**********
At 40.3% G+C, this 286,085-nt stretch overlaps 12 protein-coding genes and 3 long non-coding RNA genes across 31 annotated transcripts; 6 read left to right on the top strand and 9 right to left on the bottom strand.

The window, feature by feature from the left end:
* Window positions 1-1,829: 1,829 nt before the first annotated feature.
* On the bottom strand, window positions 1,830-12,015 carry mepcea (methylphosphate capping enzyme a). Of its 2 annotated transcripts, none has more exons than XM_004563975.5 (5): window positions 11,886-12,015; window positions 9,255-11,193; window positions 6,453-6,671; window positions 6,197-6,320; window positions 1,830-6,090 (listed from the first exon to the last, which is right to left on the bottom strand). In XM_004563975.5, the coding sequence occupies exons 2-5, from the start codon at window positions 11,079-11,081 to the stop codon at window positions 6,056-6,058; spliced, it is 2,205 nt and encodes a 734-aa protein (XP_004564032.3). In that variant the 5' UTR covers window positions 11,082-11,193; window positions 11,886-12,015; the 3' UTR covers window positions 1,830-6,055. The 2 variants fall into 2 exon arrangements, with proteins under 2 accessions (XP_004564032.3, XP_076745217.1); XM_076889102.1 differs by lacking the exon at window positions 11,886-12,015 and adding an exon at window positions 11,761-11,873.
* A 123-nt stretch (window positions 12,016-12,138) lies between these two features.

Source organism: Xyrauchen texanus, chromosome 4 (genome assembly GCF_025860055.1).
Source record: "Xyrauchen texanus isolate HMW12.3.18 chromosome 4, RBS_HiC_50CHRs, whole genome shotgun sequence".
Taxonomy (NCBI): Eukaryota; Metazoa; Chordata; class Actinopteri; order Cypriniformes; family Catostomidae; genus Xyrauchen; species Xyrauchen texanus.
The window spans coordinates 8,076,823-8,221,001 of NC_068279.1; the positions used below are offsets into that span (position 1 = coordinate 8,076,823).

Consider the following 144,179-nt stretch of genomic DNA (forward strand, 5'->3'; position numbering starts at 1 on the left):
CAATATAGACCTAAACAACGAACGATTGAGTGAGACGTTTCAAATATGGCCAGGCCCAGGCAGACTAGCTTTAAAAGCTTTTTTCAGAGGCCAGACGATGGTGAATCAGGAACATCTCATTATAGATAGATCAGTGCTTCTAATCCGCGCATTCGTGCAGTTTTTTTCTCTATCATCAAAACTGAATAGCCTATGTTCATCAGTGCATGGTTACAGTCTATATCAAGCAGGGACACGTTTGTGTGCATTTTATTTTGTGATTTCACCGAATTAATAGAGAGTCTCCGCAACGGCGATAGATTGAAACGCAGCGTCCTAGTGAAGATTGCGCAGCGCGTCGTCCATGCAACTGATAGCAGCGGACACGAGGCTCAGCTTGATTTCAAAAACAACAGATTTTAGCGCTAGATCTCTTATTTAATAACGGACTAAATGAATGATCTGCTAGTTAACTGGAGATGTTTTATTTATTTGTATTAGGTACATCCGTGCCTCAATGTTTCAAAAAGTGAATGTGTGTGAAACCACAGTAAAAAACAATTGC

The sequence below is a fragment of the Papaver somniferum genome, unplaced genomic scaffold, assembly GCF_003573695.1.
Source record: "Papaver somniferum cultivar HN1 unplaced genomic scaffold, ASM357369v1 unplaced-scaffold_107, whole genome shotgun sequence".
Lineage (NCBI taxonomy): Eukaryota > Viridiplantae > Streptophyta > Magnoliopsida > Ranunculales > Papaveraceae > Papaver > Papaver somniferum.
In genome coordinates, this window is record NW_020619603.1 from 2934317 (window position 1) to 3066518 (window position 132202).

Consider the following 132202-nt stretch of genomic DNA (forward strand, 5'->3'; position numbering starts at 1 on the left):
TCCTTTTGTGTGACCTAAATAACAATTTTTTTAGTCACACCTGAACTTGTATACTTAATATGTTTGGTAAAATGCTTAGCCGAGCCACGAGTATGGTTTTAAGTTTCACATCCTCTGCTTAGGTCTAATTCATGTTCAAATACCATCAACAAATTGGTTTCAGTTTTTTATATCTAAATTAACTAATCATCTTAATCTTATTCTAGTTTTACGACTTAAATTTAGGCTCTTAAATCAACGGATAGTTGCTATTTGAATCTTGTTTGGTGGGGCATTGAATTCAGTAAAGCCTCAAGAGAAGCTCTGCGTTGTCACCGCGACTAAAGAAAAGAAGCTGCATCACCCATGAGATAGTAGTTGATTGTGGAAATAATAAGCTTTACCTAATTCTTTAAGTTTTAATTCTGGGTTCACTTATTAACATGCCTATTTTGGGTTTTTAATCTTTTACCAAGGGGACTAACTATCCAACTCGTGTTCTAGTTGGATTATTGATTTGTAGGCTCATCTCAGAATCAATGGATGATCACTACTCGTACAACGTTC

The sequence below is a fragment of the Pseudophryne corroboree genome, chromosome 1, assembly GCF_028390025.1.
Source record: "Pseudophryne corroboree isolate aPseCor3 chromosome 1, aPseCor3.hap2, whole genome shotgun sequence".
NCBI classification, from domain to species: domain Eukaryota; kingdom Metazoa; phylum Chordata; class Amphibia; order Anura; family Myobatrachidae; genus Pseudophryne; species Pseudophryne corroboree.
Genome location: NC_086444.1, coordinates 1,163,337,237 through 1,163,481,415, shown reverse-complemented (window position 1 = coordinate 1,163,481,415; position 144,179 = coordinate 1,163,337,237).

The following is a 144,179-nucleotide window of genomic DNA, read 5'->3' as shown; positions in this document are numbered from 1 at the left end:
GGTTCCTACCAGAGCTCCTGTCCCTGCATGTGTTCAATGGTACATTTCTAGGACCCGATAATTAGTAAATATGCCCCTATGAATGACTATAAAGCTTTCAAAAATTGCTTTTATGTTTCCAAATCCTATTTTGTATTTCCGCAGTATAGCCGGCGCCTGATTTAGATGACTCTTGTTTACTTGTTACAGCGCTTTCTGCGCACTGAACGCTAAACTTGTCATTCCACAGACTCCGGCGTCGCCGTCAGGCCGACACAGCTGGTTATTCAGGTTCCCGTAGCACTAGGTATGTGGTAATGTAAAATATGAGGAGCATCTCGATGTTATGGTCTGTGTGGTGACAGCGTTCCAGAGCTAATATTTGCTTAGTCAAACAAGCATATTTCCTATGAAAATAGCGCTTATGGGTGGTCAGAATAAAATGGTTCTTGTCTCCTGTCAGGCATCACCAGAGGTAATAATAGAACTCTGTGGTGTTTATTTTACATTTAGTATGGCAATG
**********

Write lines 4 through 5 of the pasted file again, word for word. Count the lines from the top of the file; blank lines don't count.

* On the bottom strand, window positions 1,830-12,015 carry mepcea (methylphosphate capping enzyme a). Of its 2 annotated transcripts, none has more exons than XM_004563975.5 (5): window positions 11,886-12,015; window positions 9,255-11,193; window positions 6,453-6,671; window positions 6,197-6,320; window positions 1,830-6,090 (listed from the first exon to the last, which is right to left on the bottom strand). In XM_004563975.5, the coding sequence occupies exons 2-5, from the start codon at window positions 11,079-11,081 to the stop codon at window positions 6,056-6,058; spliced, it is 2,205 nt and encodes a 734-aa protein (XP_004564032.3). In that variant the 5' UTR covers window positions 11,082-11,193; window positions 11,886-12,015; the 3' UTR covers window positions 1,830-6,055. The 2 variants fall into 2 exon arrangements, with proteins under 2 accessions (XP_004564032.3, XP_076745217.1); XM_076889102.1 differs by lacking the exon at window positions 11,886-12,015 and adding an exon at window positions 11,761-11,873.
* A 123-nt stretch (window positions 12,016-12,138) lies between these two features.